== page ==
Yes, I like a combination of both—the names have to roll off the tongue and also fit the character. I picked Amanda for her best friend/roommate since it conjures up images of a blonde beauty—and later I met a pretty woman and writer named Amanda who fit that profile exactly!

What’s the most amusing thing that happened to you while writing or researching Vamps, Villains & Vaudeville

Amusing? I wish! I did enjoy watching movies and shows about the vaudeville stage, especially the recent Houdini show on TV. VAMPS was a bit challenging because I wanted to introduce her ex-boyfriend and have some closure, but I didn’t want it to sound too much like a love triangle in a romance novel. Some of my readers only want a hint of romance, while others don’t think I include enough. I have readers of all ages—from young girls to seniors—so I want to keep my novels tame.

I’d call them PG at most. Personally, I prefer the soft-boiled puzzle mysteries that are light on romance so I write my novels that way. My mysteries tend to be more cozy than hard-boiled though I do write about real-life gangsters in Prohibition-era Galveston—so I call them soft-boiled since they’re in between the two genres.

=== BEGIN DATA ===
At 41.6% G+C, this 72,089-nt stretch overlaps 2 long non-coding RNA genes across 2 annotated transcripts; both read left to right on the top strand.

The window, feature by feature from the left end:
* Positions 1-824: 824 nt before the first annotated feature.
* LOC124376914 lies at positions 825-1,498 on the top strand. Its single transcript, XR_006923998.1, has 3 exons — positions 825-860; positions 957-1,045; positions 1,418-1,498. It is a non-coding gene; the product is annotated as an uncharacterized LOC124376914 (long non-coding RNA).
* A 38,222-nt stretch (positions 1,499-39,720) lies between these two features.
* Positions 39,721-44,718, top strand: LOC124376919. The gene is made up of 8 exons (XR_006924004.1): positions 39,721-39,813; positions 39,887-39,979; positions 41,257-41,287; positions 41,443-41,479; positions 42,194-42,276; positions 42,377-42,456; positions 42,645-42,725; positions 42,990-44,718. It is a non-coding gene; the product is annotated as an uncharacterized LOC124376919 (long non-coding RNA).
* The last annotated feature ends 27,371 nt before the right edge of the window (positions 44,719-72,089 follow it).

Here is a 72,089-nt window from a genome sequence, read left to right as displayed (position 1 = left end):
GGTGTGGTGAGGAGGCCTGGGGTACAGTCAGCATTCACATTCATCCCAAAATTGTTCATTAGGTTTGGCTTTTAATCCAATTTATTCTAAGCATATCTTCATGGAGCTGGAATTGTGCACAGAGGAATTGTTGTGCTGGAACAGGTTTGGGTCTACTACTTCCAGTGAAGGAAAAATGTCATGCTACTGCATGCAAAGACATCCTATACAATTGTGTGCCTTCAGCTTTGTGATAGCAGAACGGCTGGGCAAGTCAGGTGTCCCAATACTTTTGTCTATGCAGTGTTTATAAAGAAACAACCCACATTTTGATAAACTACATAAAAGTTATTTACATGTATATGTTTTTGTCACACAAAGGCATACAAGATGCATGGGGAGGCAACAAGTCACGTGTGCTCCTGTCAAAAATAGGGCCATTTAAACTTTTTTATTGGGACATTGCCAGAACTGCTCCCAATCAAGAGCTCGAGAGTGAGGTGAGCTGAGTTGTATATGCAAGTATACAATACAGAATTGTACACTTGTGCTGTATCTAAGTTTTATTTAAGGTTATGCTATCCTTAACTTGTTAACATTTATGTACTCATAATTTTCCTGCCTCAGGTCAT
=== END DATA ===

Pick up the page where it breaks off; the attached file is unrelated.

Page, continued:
What’s your favorite part about the writing process?

I enjoy putting the pieces of the puzzle together and am so glad when I finally have a breakthrough or an “Aha!” moment. Very rewarding to be writing away and suddenly all these loose ends and plot twists start to make sense and get tied up in a nice, not-so-neat bow. (I’m a pantser, not a plotter though I work with a general outline, mostly in my head) Often the whole process takes months of work to reach that point! (FLAPPERS took years of work and I still want to revise it! I worked as a magazine editor for years and it’s often hard to let go of a manuscript.)

Tell us about your next release. And when can we expect it?

Galveston is known for its imposing graveyards and haunted hotels so I’ve started a fifth novel with that supernatural, ghostly theme. Still working on the actual title and plot. Hope to release it later this year, perhaps by late Summer—wish me luck!


Title: Vamps, Villains and Vaudeville

Author: Ellen Mansoor Collier

Published: August 5, 2015

Publisher: Decodame Press

Genre: Cozy Mystery

~ Synopsis ~